Fruit String Things gave us permission to play with our food. The snack consisted of long candy "strings" made with fruit pulp and sugar, similar in texture to gummy candies but even stickier. Manufactured by Betty Crocker from the early to mid-1990s, Fruit String Things offered a multi-sensory experience from start to finish. The long fruity laces came in berry blue, strawberry, and cherry flavors and were attached in spirals to a piece of wax paper.

 You'd peel each fruit string off the paper and unwind them one by one. From there you'd either slurp them like spaghetti, arrange them into your own design, or just pop them right into your mouth. The process of playing with Fruit String Thing made your fingers delightfully sticky and gooey, which was all part of the fun. Betty Crocker stopped making Fruit String Thing in the early 2000s but its legacy lives on in products like Fruit by the Foot and other snack foods that encourage kids to get hands-on with their treats. 

12. Kellogg's Pop-Tart Pastry Swirls

Pop-Tarts have dominated the toaster pastry category since their debut in 1964.  In the late 1990s the packaged pastry brand added Pop-Tarts Pastry Swirls to its line-up of frosted breakfast snacks. Pastry Swirls were round, thick, and flaky, designed to mimic fresh-baked pastries from a bakery or coffee house. Unlike traditional Pop-Tarts, Pastry Swirls icing did not cover the entire top of the toaster pastry. This resulted in a less sugary taste with more emphasis on the fruit filling. 

It's likely Pop-Tarts modeled their Pastry Swirls after Pillsbury Toaster Streudels, nearly identical product that launched in the 1980s. A 1994 advertising campaign for Toaster Strudels branded them as a superior alternative to Pop-Tarts with the catchphrase, "Something better just popped up." Pillsbury may have won over some consumers' tastebuds with their thicker, fruitier product, but Pop-Tarts fans seemed to prefer the original icing-saturated version. The company manufactured its last box of Pastry Swirls in 2001 and doesn't seem to have any intention of bringing them back. 

13. Frito-Lay's Crunch Tators

Crunch Tators were among the first spicy chips to gain widespread distribution in the United States. Super crunchy with a mouth-burning fiery flavor, this Frito Lay product hit shelves in 1988 preceding the debut of "Flamin' Hot Cheetos" by three years. Crunch Tators came in two flavors, Hoppin' Jalapeño, and Mighty Mesquite, both spicier than any mainstream chips at the time. Bags of the Hoppin' Jalapeño Crunch Tators featured a cartoon gator shaking maracas. On Mighty Mesquite chip bags the grinning gator swapped his maracas for a campfire and a cowboy hat. 

Frito Lay stopped making Crunch Tators in the early 1990s, but not before the spicy snacks got their moment in the spotlight. The 1990 film "Home Alone" shows a bag of mighty Mesquite Crunch Tators in one famous scene. The Frito-Lay label, bright red and yellow packaging, and gator mascot are clearly visible as the film's protagonist feasts on junk food while enjoying his new unsupervised life. Crunch Tators might not be as well remembered as other discontinued '90s treats, but their appearance in "Home Alone" has cemented their status in the proverbial retro snack hall of fame.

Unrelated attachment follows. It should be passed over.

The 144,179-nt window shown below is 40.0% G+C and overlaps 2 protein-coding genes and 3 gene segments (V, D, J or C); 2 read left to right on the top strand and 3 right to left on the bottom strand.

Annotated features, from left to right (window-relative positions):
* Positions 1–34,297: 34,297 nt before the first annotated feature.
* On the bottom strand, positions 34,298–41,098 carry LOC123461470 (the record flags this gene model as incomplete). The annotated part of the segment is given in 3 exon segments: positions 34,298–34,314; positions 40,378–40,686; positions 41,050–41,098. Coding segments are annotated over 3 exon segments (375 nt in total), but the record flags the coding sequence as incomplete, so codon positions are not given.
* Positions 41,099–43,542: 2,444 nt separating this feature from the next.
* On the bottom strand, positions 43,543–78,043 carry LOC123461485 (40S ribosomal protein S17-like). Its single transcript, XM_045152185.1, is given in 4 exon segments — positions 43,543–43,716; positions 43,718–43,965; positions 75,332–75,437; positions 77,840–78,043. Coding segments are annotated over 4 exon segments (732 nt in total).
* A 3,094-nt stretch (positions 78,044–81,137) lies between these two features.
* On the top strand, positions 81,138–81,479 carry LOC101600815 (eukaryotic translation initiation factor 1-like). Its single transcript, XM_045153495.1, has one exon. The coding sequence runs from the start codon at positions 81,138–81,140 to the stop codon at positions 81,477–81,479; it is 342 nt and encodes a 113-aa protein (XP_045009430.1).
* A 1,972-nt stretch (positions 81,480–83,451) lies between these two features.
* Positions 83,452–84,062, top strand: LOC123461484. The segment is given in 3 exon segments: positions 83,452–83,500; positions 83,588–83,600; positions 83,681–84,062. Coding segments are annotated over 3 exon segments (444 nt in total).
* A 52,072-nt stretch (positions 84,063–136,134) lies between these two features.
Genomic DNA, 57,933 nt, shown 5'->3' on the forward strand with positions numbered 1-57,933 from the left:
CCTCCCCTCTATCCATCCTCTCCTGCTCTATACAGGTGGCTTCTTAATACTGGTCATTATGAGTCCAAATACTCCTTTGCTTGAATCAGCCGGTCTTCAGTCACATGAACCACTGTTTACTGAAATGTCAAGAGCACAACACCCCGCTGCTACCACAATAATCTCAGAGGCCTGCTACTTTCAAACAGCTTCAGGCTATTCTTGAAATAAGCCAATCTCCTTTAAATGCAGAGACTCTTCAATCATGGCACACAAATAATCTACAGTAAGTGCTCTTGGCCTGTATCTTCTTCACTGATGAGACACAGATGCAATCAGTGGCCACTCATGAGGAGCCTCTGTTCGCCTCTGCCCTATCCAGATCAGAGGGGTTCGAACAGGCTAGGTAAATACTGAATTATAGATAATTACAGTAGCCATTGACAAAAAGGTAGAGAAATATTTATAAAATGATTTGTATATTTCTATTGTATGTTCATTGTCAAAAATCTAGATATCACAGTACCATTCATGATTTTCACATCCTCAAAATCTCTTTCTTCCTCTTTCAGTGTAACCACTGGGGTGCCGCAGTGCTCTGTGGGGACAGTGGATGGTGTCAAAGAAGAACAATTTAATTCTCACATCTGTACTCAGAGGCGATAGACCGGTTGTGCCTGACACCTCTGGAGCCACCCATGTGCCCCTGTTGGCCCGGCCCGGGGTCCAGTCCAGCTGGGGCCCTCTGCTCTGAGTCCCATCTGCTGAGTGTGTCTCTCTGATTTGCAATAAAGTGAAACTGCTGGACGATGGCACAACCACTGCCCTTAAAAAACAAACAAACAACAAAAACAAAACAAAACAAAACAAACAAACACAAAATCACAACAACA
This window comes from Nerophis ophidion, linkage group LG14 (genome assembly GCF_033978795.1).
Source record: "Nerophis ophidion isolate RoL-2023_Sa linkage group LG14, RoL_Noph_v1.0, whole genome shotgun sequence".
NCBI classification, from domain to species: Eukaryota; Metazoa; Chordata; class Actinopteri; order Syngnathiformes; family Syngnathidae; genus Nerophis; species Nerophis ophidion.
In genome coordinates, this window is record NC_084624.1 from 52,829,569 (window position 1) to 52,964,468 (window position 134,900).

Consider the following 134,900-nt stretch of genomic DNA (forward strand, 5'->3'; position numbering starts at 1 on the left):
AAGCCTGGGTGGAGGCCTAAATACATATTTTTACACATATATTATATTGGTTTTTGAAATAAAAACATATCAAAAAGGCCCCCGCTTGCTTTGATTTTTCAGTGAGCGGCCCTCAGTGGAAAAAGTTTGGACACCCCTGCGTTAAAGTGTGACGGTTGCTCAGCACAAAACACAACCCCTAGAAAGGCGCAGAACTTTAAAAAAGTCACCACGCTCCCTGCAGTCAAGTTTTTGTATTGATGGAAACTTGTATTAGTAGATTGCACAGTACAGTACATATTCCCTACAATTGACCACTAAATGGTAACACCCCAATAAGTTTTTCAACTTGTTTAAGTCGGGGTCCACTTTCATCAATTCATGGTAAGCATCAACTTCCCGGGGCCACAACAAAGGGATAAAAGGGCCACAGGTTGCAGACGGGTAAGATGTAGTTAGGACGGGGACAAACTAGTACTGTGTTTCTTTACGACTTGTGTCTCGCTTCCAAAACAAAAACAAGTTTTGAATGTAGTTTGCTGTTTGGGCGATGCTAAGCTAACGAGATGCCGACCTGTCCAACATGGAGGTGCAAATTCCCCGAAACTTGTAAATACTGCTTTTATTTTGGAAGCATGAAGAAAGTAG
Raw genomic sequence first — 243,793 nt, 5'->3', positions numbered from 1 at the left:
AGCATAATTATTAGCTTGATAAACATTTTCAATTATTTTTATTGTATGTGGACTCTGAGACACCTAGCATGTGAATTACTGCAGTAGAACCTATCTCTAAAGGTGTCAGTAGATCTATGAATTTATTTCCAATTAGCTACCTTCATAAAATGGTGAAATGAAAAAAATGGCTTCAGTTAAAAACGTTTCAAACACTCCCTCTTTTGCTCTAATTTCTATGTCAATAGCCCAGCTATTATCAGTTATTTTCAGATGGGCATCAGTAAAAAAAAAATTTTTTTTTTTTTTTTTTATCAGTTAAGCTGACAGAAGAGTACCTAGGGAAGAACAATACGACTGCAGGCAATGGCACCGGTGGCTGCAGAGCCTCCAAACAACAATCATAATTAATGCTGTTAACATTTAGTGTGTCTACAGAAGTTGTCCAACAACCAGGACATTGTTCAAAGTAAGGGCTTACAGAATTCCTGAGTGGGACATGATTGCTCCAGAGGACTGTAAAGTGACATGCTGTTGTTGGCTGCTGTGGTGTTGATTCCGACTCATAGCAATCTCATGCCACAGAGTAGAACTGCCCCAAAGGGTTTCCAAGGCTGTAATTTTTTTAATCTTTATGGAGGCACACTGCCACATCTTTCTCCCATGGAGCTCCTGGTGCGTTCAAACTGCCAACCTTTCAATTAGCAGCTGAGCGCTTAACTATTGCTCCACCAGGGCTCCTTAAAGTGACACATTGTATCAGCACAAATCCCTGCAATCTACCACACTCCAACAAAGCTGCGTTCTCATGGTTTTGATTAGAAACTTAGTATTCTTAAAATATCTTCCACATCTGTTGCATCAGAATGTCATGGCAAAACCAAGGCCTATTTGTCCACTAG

14. Frito-Lay's Wow Chips

Frito-Lay may have thought it hit the jackpot when it introduced its WOW line of potato chips to U.S. markets in 1998. The fat-free chips were fried in Olestra, a synthetic calorie-free fat branded as Olean, instead of the usual vegetable oil. Commercials for WOW boasted that Olean fried chips had none of the fat of traditional fried potato chips with all the familiar salty, crispy taste. Frito Lay released WOW versions of its Ruffles, Lays, and Doritos brands and collected a whopping $347 million in sales in the first year. 

But, it didn't take long for consumer complaints to start pouring in. The wonder chips were found to cause digestive distress in many people, a direct side-effect of Olestra. According to a review by Lawson KD, Middleton SJ, and Hassall CD, Olestra can't be absorbed by the digestive system, it creates a laxative effect which can manifest as anything from mild cramping to severe diarrhea. In 2004, Frito-Lay did its best to save its fat-free chips by swapping the WOW label for "light", although it continued using Olean in its recipe. Frito Lay eventually discontinued its production of fat-free chips entirely. Unlike other iconic products of the 1990s, WOW chips are one snack no one wants to make a comeback.